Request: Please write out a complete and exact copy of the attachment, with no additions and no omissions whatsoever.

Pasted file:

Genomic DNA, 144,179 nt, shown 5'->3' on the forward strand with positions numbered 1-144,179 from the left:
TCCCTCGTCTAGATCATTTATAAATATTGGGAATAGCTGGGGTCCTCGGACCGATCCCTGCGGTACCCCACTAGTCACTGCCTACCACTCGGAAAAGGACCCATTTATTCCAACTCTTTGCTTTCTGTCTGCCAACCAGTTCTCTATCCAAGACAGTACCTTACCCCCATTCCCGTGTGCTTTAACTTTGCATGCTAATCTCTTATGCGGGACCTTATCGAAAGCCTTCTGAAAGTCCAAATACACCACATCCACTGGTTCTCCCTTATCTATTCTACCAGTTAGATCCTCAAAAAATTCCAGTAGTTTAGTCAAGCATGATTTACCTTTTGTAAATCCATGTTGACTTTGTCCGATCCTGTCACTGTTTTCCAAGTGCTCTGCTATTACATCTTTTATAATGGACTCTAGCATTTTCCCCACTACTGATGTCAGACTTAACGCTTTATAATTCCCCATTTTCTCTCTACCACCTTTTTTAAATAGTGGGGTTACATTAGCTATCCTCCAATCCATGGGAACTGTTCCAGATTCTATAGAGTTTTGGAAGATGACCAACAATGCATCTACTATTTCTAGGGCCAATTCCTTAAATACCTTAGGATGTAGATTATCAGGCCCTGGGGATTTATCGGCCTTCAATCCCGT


Genomic DNA, 144,179 nt, shown 5'->3' on the forward strand with positions numbered 1-144,179 from the left:
TCCCTCGTCTAGATCATTTATAAATATTGGGAATAGCTGGGGTCCTCGGACCGATCCCTGCGGTACCCCACTAGTCACTGCCTACCACTCGGAAAAGGACCCATTTATTCCAACTCTTTGCTTTCTGTCTGCCAACCAGTTCTCTATCCAAGACAGTACCTTACCCCCATTCCCGTGTGCTTTAACTTTGCATGCTAATCTCTTATGCGGGACCTTATCGAAAGCCTTCTGAAAGTCCAAATACACCACATCCACTGGTTCTCCCTTATCTATTCTACCAGTTAGATCCTCAAAAAATTCCAGTAGTTTAGTCAAGCATGATTTACCTTTTGTAAATCCATGTTGACTTTGTCCGATCCTGTCACTGTTTTCCAAGTGCTCTGCTATTACATCTTTTATAATGGACTCTAGCATTTTCCCCACTACTGATGTCAGACTTAACGCTTTATAATTCCCCATTTTCTCTCTACCACCTTTTTTAAATAGTGGGGTTACATTAGCTATCCTCCAATCCATGGGAACTGTTCCAGATTCTATAGAGTTTTGGAAGATGACCAACAATGCATCTACTATTTCTAGGGCCAATTCCTTAAATACCTTAGGATGTAGATTATCAGGCCCTGGGGATTTATCGGCCTTCAATCCCGT